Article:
La virgen de la Caridad (Cuba, 1930) & Casta de roble (Cuba, 1954)

Monday, October 23, 2017
7:30 pm - 10:15 pm, UCLA Hammer Museum - Billy Wilder Theater

Recuerdos de un cine en espaƱol: Latin American Cinema in Los Angeles

See below for additional information.


A special pass grants access to all screenings in this series!

Advance tickets for individual screenings are available online for $10.

Tickets are also available at the Billy Wilder Theater box office beginning one hour before showtime: $9, general admission; free to all UCLA students with valid ID; $8, other students, seniors and UCLA Alumni Association members with ID.


Film and Television Archive
(310) 206-8013


Additional Information

La virgen de la Caridad (Cuba, 1930), directed by Ramón Peón. Yeyo, a young peasant is in love with Trina, the daughter of a local landowner, but her father, Don Pedro del Valle, objects to her marrying below her class. He has found a more suitable husband, but Trina loves Yeyo. Seemingly, only the “Virgin of Charity” can intervene. This Cuban silent film was highly praised and extremely popular at the time of its release, because of its socially critical view of the plight of peasants, and its religious themes. Its sophisticated style in composition and montage is evident, especially the horse racing sequence. A veteran of Hollywood, director Ramón Peón shot numerous features in Havana in the 1920s, before going to Mexico to assist Antonio Moreno on Santa (1932), and then enjoying a long career in Mexico. Calling Peón the Cuban Griffith, world-renowned cinematographer Néstor Almendros said of the director, “he was a visual artist and narrator of exceptional talent.”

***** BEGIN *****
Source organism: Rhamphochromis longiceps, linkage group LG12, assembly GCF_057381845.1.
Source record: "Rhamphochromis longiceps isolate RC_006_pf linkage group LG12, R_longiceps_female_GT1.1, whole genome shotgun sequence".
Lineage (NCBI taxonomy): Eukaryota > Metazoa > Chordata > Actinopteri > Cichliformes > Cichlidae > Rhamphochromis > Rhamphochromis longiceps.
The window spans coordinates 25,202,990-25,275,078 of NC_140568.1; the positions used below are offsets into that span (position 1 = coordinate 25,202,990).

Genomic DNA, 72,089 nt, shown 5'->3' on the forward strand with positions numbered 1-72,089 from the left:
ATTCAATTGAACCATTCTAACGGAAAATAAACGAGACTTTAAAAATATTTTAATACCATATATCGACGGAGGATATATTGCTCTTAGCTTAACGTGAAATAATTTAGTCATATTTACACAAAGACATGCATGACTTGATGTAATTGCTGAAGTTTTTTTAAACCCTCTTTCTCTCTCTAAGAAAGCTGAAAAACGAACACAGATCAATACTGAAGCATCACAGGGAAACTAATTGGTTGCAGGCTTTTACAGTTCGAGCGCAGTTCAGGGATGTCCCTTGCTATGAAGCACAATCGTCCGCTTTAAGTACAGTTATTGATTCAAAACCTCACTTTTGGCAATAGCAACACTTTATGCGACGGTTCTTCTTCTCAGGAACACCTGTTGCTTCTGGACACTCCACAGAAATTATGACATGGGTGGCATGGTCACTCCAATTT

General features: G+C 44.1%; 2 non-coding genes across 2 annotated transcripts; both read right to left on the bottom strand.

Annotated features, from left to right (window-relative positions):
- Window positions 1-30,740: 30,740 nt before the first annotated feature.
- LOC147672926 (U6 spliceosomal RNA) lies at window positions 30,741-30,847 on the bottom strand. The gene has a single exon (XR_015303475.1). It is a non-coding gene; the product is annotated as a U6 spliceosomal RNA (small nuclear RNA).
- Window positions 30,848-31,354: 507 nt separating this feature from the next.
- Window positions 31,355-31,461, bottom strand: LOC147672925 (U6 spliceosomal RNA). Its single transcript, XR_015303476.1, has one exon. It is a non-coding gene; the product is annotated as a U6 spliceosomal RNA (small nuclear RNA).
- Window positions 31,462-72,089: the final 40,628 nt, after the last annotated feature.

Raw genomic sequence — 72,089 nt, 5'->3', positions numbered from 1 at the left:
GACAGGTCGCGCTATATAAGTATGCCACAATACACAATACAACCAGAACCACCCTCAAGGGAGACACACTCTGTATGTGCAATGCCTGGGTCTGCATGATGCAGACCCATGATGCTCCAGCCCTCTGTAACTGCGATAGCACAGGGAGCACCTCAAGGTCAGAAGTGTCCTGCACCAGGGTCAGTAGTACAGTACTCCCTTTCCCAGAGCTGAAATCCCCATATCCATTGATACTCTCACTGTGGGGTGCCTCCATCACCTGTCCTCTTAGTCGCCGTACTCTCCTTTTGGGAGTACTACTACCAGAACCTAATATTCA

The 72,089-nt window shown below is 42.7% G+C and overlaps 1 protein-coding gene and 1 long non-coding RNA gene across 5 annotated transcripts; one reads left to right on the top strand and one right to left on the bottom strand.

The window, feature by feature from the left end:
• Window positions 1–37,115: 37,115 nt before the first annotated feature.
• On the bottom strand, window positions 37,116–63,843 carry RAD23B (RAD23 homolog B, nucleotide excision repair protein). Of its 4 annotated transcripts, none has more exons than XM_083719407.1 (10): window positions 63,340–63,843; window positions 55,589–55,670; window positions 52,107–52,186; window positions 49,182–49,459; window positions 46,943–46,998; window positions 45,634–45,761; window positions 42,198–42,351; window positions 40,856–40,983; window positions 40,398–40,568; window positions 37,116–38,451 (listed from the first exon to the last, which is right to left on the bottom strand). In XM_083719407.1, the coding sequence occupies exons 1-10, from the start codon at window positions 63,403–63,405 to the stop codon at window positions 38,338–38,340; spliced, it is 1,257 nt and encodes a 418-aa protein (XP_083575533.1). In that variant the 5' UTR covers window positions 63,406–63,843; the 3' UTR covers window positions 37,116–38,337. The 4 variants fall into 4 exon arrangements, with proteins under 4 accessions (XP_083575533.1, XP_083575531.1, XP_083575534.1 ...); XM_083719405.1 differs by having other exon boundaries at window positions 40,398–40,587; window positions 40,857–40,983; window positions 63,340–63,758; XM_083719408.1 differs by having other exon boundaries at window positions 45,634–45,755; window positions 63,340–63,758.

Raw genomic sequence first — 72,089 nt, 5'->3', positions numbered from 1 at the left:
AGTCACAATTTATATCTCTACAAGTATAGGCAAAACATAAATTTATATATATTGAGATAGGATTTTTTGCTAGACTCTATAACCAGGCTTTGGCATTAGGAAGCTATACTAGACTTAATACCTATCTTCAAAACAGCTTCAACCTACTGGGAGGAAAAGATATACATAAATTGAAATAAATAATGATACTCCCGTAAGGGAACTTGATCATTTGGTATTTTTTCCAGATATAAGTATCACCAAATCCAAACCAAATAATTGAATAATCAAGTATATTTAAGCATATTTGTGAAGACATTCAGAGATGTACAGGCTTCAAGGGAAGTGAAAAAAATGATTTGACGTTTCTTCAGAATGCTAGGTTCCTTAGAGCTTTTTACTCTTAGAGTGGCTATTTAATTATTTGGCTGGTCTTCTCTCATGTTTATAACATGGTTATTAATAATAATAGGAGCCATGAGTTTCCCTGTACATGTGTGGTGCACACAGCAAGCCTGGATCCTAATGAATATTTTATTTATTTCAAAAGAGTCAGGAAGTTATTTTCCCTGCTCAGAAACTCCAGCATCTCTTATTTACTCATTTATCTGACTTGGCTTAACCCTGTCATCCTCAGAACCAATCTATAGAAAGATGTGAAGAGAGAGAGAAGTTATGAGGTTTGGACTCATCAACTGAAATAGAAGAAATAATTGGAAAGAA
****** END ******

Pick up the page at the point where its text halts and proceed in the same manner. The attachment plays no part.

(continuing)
Followed by Casta de roble (Cuba, 1954), directed by Manolo Alonso. A young peasant girl, played by Xonia Benguría, who also worked on the script, has a baby by the master of the plantation, which is taken away from her. She marries and has another son, but the loss of the child has scarred her for life. Shot mostly on location in Pinar del Rio, Cuba, this film visualizes the harsh life of peasants and workers in a sugar economy, where only a privileged few at the top benefit, while the workers are enslaved as tenant farmers. Somewhat episodic as it follows the life of a simple woman, Casta de roble benefits from Manuel Alonso’s keen sense of style, its social realist narrative enlivened with many compositions quoting Sergei Eisenstein and Alexander Dovzhenko. After the revolution, Benguría, Alonso, Rosell and eventually Espasande went into exile in the U.S., where they contributed to the production of Spanish-language theater and stage entertainment in Miami and New York.

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